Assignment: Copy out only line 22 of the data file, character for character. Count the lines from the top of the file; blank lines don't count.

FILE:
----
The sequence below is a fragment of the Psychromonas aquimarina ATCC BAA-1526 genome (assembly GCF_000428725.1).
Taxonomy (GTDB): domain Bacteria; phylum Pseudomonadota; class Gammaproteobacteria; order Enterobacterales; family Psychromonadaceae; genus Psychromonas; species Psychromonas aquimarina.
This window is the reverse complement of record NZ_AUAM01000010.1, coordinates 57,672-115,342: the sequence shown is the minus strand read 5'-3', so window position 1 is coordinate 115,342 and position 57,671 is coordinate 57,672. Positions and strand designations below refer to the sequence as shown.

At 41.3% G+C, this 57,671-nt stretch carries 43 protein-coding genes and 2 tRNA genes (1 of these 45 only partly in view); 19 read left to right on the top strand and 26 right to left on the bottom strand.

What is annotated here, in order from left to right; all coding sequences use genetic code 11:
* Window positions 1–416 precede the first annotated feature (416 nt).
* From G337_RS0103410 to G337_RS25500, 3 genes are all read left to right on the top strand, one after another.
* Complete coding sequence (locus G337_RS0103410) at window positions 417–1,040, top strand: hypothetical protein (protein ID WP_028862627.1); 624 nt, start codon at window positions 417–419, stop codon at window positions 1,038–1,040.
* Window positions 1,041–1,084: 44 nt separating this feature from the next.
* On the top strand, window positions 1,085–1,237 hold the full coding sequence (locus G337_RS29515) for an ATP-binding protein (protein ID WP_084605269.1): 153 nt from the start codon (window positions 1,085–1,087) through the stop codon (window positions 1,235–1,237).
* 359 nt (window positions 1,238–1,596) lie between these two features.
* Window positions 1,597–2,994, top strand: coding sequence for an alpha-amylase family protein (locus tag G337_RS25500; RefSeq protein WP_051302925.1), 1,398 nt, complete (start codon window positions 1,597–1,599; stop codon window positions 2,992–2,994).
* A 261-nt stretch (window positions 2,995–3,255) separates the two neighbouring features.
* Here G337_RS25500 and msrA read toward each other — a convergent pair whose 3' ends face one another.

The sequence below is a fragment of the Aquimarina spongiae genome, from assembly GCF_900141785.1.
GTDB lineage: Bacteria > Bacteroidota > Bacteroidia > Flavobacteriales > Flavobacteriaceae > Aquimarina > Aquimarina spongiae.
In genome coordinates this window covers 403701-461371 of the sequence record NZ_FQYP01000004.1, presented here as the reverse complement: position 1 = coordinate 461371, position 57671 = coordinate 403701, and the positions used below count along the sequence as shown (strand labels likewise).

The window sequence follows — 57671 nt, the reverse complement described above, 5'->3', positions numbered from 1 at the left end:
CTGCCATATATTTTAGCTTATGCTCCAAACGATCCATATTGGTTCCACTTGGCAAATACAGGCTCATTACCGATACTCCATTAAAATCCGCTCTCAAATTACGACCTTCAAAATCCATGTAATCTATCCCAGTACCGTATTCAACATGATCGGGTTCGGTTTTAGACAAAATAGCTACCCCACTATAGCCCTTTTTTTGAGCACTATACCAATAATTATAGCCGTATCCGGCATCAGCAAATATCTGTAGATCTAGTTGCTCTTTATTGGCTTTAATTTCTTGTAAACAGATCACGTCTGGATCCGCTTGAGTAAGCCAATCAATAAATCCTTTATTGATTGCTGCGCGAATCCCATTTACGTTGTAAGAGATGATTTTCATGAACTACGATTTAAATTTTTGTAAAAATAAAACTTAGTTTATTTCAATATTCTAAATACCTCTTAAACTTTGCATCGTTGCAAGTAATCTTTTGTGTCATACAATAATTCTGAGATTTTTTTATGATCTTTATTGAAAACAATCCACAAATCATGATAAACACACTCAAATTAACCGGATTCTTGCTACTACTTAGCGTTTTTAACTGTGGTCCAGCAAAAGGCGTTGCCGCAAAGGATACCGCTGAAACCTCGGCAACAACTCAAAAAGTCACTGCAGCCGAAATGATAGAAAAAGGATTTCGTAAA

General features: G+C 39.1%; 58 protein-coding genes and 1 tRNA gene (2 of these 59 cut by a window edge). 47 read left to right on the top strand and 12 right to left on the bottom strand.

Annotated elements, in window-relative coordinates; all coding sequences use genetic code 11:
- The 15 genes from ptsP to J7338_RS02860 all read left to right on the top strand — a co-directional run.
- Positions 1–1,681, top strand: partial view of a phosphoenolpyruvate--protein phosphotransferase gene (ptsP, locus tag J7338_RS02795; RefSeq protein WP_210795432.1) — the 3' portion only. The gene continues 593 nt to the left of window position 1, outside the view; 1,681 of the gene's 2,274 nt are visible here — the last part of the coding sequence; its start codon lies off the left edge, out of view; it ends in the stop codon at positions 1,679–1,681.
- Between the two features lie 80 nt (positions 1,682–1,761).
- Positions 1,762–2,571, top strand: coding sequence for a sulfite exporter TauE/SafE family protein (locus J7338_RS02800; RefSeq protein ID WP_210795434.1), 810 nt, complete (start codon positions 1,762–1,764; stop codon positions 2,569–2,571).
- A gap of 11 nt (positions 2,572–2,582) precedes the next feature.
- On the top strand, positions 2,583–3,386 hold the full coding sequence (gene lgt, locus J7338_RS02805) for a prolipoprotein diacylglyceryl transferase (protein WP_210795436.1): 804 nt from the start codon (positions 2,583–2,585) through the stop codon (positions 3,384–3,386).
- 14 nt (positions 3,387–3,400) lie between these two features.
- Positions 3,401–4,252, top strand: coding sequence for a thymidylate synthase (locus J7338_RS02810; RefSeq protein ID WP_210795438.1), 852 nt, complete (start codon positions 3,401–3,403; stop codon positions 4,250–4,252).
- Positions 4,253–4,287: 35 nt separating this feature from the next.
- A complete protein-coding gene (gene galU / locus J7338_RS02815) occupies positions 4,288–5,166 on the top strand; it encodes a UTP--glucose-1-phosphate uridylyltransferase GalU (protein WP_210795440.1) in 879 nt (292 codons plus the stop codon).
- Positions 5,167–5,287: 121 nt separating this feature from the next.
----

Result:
- The 15 genes from ptsP to J7338_RS02860 all read left to right on the top strand — a co-directional run.